If I could pick one song that was symbolic of my eating habits, it would be Sugar, Sugar by The Archie’s. In particular, the line “pour a little sugar on it, baby” pretty much summed up my attitude prior to my sixtieth birthday. Never able to choose just one candy bar, I’d buy, and eat, three of them. I could easily eat half a pie at one sitting. I am guilty of eating a dozen donuts in a twelve hour period. There is nothing I like more than homemade cookies and I don’t have a lot of self-control when they are involved. Fortunately for me, I’ve never liked sweet drinks, preferring water, unsweetened tea, and black coffee to sodas.
I remember one occasion when the kids and I baked cookies. They were gone by snack time the next day and the kids wanted to know where they all went. I told them that I had seen their father eating some of them and that was true. I let them conclude, erroneously, that he had eaten them all. He may have eaten two. I ate the whole batch, down to the last crumb. Have I read that if you hide the food you eat, you probably have an eating problem?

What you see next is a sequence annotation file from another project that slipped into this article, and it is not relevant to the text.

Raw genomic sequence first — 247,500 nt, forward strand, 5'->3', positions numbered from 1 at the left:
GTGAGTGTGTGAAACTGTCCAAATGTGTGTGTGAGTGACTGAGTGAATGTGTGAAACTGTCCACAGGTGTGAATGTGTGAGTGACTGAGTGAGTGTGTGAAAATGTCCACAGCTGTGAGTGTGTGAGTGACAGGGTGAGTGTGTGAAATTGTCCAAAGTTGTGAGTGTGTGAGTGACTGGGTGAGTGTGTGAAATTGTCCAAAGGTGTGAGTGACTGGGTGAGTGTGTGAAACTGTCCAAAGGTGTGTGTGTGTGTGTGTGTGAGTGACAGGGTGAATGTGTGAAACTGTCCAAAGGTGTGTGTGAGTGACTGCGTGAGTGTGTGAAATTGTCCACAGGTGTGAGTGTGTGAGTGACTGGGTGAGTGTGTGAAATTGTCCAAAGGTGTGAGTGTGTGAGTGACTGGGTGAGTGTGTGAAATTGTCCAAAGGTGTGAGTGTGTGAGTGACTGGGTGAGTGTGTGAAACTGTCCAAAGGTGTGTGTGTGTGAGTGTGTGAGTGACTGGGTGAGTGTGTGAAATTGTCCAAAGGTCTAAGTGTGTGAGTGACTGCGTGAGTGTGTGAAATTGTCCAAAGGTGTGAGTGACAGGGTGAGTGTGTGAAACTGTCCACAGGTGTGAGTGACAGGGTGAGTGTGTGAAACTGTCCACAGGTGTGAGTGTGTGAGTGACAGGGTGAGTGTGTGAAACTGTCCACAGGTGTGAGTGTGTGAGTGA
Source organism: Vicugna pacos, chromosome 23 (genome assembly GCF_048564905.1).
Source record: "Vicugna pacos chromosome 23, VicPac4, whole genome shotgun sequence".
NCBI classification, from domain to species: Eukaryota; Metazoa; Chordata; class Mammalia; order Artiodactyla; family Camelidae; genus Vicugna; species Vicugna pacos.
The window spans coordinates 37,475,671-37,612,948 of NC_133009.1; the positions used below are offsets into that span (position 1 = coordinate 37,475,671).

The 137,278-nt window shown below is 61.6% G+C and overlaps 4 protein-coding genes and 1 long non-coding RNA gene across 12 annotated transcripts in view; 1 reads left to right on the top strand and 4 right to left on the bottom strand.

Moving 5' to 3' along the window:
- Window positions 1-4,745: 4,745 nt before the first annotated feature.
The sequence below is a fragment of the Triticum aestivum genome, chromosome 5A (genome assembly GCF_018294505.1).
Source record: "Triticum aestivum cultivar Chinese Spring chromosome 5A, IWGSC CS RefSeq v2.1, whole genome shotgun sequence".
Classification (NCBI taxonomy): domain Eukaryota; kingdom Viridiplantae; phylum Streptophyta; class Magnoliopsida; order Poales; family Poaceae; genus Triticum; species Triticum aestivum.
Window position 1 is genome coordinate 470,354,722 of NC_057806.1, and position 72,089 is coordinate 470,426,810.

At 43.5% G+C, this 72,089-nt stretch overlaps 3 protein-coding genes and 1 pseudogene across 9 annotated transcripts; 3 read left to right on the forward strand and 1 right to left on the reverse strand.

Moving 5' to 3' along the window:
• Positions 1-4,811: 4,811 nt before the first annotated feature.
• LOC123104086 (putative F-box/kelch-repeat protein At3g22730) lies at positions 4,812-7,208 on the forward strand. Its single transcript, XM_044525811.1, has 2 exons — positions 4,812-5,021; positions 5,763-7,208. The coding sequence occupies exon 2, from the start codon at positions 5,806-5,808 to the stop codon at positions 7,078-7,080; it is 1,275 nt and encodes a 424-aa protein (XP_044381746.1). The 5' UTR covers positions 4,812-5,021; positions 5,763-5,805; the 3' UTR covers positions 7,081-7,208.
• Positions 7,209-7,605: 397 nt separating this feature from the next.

After I was diagnosed with polymyalgia rheumatica, I wondered why I felt so much worse on some days than others. I started paying attention to my diet. It didn’t take me long to realize that I seemed to have developed an allergy of sorts to sugar. If I avoided sugar, I felt good. If I didn’t, I paid a painful price. There is a direct correlation between my inflammation/pain levels and the amount of processed sugar that I consume. Please understand that this conclusion was not a medical diagnosis. It is an observation that I have made about my own sugar consumption and my body.
I do well if I keep all things sugar out of my house. After avoiding it for a week, or two, the cravings almost stop. The inflammation goes away. I can use my hands to quilt. I can stand up without hurting. I can function without pain. An added benefit is that my blood sugar levels are lower, a definite plus in my battle against diabetes.
It seems like a clear-cut choice, doesn’t it? Unfortunately, I will have several days of feeling good and I will eat a cookie. It’s like giving a drink to a recovering alcoholic. The cookie is followed by an Easter peanut butter ball. Then the cravings start and the battle rages again. I’ve not done well these last few weeks but it’s a new day. So, I will take a few steps beyond my normal, and avoid sugar today. And tomorrow. If I’m lucky, a sugar-free diet will eventually be my new normal.